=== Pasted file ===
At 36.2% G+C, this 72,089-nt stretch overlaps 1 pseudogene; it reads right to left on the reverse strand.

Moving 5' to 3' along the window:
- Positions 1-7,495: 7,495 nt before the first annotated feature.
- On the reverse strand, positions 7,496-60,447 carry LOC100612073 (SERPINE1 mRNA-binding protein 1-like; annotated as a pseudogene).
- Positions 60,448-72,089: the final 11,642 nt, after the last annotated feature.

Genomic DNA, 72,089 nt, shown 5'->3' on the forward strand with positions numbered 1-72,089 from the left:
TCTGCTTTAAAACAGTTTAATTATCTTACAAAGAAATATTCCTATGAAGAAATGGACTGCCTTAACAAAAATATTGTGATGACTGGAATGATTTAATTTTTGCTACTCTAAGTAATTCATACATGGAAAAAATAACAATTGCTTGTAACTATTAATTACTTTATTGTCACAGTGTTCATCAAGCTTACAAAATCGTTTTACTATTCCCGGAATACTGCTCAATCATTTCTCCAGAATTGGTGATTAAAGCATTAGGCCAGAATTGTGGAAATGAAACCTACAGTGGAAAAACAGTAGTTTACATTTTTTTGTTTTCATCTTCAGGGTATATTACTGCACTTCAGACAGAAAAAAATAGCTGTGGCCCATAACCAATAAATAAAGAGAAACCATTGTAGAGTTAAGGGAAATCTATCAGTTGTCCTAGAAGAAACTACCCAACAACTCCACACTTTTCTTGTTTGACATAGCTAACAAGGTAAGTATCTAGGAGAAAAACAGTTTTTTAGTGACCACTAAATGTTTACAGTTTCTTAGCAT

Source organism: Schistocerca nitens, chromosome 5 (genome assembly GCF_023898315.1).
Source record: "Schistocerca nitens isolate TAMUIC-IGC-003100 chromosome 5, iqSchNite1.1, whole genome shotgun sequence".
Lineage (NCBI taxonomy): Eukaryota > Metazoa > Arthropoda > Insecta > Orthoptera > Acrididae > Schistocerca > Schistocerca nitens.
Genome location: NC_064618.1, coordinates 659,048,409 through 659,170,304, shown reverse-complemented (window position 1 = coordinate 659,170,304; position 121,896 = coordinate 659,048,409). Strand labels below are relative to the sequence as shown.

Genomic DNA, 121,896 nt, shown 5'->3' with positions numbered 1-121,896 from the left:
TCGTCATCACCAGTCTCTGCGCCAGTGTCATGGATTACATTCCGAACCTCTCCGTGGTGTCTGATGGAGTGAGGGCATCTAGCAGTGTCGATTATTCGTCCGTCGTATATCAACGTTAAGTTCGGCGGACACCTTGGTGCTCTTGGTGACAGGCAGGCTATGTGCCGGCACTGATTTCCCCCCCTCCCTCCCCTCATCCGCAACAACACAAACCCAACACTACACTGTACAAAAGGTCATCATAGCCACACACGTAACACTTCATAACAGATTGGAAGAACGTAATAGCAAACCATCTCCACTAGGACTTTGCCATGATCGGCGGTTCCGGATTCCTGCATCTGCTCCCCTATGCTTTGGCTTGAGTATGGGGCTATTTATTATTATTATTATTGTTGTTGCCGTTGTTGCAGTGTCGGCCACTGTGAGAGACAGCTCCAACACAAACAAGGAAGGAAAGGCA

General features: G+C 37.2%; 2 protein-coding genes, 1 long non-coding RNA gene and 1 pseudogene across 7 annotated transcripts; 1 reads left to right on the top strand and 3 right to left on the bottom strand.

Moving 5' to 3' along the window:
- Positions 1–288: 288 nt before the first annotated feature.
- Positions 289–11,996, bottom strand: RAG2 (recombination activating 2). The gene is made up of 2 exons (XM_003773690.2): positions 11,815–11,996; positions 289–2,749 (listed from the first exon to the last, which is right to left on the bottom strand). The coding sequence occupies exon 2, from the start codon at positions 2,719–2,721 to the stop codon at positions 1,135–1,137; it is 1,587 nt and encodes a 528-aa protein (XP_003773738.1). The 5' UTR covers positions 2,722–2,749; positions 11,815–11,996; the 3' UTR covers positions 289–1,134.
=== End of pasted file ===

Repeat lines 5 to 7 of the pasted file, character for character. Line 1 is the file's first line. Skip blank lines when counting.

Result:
- Positions 60,448-72,089: the final 11,642 nt, after the last annotated feature.

Genomic DNA, 72,089 nt, shown 5'->3' on the forward strand with positions numbered 1-72,089 from the left:
TCTGCTTTAAAACAGTTTAATTATCTTACAAAGAAATATTCCTATGAAGAAATGGACTGCCTTAACAAAAATATTGTGATGACTGGAATGATTTAATTTTTGCTACTCTAAGTAATTCATACATGGAAAAAATAACAATTGCTTGTAACTATTAATTACTTTATTGTCACAGTGTTCATCAAGCTTACAAAATCGTTTTACTATTCCCGGAATACTGCTCAATCATTTCTCCAGAATTGGTGATTAAAGCATTAGGCCAGAATTGTGGAAATGAAACCTACAGTGGAAAAACAGTAGTTTACATTTTTTTGTTTTCATCTTCAGGGTATATTACTGCACTTCAGACAGAAAAAAATAGCTGTGGCCCATAACCAATAAATAAAGAGAAACCATTGTAGAGTTAAGGGAAATCTATCAGTTGTCCTAGAAGAAACTACCCAACAACTCCACACTTTTCTTGTTTGACATAGCTAACAAGGTAAGTATCTAGGAGAAAAACAGTTTTTTAGTGACCACTAAATGTTTACAGTTTCTTAGCAT